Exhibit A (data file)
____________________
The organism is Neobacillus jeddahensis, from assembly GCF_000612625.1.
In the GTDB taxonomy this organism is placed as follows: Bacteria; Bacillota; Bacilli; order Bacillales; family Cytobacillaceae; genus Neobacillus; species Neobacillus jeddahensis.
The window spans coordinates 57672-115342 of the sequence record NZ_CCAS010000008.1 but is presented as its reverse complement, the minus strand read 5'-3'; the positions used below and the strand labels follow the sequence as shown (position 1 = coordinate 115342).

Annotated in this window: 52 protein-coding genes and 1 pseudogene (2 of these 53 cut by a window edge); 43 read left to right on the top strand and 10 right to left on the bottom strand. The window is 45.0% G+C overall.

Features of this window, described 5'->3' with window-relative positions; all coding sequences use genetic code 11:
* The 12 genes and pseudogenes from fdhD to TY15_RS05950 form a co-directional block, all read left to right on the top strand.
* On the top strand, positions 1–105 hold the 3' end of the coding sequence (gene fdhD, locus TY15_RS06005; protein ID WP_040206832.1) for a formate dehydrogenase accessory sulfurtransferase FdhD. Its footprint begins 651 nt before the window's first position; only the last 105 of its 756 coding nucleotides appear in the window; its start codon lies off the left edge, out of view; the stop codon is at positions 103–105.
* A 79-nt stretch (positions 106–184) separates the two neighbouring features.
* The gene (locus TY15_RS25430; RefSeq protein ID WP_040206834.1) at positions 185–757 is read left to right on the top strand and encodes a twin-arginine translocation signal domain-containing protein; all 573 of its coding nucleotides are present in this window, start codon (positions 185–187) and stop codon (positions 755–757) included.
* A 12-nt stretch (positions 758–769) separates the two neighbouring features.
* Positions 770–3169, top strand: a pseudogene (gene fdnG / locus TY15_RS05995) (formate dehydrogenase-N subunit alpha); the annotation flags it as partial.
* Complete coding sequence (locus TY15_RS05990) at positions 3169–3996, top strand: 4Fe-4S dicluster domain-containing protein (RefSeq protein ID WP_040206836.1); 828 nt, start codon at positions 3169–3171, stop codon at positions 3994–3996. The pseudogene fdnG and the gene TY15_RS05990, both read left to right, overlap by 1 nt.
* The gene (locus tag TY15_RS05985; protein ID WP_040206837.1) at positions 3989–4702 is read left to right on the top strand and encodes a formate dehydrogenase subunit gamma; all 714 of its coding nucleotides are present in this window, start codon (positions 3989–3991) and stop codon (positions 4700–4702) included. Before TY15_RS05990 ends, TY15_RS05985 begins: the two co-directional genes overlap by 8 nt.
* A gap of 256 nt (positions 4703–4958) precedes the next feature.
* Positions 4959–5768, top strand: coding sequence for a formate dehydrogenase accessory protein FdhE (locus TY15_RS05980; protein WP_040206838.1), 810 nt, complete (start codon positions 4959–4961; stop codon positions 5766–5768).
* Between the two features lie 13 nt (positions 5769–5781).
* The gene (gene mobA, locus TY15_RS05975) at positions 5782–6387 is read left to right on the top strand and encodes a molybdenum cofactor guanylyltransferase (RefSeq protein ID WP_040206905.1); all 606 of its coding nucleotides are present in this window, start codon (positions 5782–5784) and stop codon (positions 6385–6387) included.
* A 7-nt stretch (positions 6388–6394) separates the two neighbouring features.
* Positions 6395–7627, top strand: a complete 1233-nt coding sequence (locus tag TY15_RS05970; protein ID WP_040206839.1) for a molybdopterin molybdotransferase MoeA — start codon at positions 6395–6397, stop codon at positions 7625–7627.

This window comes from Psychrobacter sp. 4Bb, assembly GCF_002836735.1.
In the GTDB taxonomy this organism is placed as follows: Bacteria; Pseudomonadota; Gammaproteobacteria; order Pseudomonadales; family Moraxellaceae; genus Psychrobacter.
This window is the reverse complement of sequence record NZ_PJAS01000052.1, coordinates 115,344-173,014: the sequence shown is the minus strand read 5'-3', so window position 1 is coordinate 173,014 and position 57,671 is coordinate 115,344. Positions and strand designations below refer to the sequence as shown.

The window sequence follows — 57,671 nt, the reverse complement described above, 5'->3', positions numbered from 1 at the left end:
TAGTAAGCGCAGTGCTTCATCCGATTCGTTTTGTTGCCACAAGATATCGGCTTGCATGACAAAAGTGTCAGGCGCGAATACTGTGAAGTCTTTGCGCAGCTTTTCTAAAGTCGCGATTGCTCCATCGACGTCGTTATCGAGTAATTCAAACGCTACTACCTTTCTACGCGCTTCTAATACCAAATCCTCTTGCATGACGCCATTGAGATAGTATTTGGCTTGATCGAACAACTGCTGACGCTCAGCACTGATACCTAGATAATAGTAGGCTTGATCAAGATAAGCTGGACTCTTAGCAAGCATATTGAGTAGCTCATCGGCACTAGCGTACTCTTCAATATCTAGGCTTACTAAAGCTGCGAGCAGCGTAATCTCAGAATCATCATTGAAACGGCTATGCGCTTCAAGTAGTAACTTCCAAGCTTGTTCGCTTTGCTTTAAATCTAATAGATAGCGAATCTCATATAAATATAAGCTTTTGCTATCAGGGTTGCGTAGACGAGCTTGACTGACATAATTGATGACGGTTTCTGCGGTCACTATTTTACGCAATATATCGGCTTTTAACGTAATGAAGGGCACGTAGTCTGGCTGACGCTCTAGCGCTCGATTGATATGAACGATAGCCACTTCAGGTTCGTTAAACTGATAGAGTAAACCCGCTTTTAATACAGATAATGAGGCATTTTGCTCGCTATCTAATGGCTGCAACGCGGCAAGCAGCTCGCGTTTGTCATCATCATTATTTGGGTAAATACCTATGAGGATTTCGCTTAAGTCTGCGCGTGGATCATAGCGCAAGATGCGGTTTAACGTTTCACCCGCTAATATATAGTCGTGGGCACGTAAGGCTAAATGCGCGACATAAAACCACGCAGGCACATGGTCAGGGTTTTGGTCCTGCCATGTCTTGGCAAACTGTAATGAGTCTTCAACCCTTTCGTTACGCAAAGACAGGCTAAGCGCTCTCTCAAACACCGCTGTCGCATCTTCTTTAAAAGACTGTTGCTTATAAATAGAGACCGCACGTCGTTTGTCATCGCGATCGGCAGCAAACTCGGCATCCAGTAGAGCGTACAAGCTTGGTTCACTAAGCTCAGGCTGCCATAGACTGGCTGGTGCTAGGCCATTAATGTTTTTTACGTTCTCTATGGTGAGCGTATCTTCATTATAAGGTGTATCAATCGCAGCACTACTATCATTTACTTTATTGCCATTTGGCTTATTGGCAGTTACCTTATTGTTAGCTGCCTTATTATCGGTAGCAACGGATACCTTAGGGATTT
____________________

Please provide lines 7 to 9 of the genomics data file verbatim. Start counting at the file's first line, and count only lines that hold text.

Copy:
* On the top strand, positions 1–105 hold the 3' end of the coding sequence (gene fdhD, locus TY15_RS06005; protein ID WP_040206832.1) for a formate dehydrogenase accessory sulfurtransferase FdhD. Its footprint begins 651 nt before the window's first position; only the last 105 of its 756 coding nucleotides appear in the window; its start codon lies off the left edge, out of view; the stop codon is at positions 103–105.
* A 79-nt stretch (positions 106–184) separates the two neighbouring features.
* The gene (locus TY15_RS25430; RefSeq protein ID WP_040206834.1) at positions 185–757 is read left to right on the top strand and encodes a twin-arginine translocation signal domain-containing protein; all 573 of its coding nucleotides are present in this window, start codon (positions 185–187) and stop codon (positions 755–757) included.